On Tuesday, December 5, 2017, Preservation Maryland hosted a live telephone town hall that reached thousands of listeners to discuss the latest threats to the federal Historic Tax Credit and how we can all be advocates for this essential program. If you missed the call, you can listen and share the recording online now.
The Society for the Preservation of Old Mills (SPOOM) has identified over 500 mills throughout Maryland — only a fraction of which are still standing. This exercise illustrates the need to preserve Maryland’s industrial heritage like Preservation Maryland is helping to do along the Jones Falls in Baltimore City.
Photo from Flickr user Justin Masterson.
Classic Hot Dog Stands in Maryland
07/14/2016 By Preservation Maryland
Take a bite out of history by visiting one of these classic hot dog stands in Maryland:
Ann’s Dari-Creme in Glen Burnie opened its doors in 1950, when a hot dog cost only thirty cents. Despite pressure from developers to close its doors when the Marley Station Mall opened in its backyard in the late 1980s, Ann’s is still going strong after over 65 years in business. Drop by for a shake and one of their famous footlongs next time you head down Ritchie Highway!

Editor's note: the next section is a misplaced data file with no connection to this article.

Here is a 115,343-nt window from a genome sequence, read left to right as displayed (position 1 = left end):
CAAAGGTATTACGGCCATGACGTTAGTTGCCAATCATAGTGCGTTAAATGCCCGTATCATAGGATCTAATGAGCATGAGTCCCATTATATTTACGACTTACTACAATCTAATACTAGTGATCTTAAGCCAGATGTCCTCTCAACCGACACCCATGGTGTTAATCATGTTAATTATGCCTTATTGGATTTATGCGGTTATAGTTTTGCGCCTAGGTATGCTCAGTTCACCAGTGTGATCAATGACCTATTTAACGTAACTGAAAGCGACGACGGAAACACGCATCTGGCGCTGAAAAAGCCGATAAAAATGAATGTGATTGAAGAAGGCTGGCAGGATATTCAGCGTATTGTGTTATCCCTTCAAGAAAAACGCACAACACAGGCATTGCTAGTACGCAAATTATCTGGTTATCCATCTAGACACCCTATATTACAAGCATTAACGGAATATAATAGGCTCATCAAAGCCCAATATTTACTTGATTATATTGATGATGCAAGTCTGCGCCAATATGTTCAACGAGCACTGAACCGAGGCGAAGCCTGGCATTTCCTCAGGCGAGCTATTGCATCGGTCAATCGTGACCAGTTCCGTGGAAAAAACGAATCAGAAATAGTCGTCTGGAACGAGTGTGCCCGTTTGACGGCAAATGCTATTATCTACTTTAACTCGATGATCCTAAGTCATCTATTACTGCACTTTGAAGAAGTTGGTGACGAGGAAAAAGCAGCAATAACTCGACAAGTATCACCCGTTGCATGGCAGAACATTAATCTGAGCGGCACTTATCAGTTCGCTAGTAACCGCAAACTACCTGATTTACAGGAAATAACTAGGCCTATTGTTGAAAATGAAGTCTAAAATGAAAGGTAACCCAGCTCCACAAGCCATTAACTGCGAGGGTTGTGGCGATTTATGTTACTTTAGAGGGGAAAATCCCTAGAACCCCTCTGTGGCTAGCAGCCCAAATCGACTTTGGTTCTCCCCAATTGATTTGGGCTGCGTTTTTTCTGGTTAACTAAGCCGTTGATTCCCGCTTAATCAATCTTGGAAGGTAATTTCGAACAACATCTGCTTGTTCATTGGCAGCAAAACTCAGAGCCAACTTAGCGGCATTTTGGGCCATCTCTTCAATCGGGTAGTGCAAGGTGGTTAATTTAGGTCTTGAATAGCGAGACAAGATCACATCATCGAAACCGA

In Baltimore, G & A Restaurant in Highlandtown boasts a third generation family legacy of having served up more than 4.5 million hot dogs since the restaurant opened in 1927. Here, the specialty is the Coney Island dog, which was featured on the Food Network’s Diners, Drive-Ins, and Dives and stars the same Coney Island sauce diners have been enjoying for over 80 years.
CURTIS’ CONEY ISLAND FAMOUS WEINERS
The patriarch of classic Maryland hot dog joints is Curtis’ Coney Island Famous Weiners in Cumberland. The Giatras family, Curtis’ proprietors, sold their first hot dog in 1905, and the food was so popular they soon opened two separate hot dog restaurants in close proximity. The two stores have since merged and continue to serve up hot dogs with the family’s super-secret sauce.
Stop in for a taste of these classics and enjoy the vintage ambiance as a bonus. What better way to celebrate even the small things that make Maryland great than with a time-honored recipe from a legacy business?